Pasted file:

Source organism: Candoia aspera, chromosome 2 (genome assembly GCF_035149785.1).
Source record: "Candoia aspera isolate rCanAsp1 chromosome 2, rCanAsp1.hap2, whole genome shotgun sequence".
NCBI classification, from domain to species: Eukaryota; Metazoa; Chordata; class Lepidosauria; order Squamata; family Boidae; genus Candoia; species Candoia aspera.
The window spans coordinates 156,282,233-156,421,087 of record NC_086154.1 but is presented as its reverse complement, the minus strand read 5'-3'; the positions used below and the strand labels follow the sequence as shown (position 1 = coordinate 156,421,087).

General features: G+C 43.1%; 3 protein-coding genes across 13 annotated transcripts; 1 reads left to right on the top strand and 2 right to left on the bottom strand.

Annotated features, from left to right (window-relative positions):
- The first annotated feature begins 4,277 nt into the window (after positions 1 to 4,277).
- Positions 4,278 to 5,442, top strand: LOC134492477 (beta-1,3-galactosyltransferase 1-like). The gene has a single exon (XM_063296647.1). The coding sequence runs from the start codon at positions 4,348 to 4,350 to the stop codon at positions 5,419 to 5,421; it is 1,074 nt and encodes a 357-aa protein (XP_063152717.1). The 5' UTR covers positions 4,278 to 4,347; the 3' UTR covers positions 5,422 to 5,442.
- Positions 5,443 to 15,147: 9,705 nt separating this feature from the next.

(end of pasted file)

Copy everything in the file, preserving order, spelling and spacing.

Source organism: Candoia aspera, chromosome 2 (genome assembly GCF_035149785.1).
Source record: "Candoia aspera isolate rCanAsp1 chromosome 2, rCanAsp1.hap2, whole genome shotgun sequence".
NCBI classification, from domain to species: Eukaryota; Metazoa; Chordata; class Lepidosauria; order Squamata; family Boidae; genus Candoia; species Candoia aspera.
The window spans coordinates 156,282,233-156,421,087 of record NC_086154.1 but is presented as its reverse complement, the minus strand read 5'-3'; the positions used below and the strand labels follow the sequence as shown (position 1 = coordinate 156,421,087).

General features: G+C 43.1%; 3 protein-coding genes across 13 annotated transcripts; 1 reads left to right on the top strand and 2 right to left on the bottom strand.

Annotated features, from left to right (window-relative positions):
- The first annotated feature begins 4,277 nt into the window (after positions 1 to 4,277).
- Positions 4,278 to 5,442, top strand: LOC134492477 (beta-1,3-galactosyltransferase 1-like). The gene has a single exon (XM_063296647.1). The coding sequence runs from the start codon at positions 4,348 to 4,350 to the stop codon at positions 5,419 to 5,421; it is 1,074 nt and encodes a 357-aa protein (XP_063152717.1). The 5' UTR covers positions 4,278 to 4,347; the 3' UTR covers positions 5,422 to 5,442.
- Positions 5,443 to 15,147: 9,705 nt separating this feature from the next.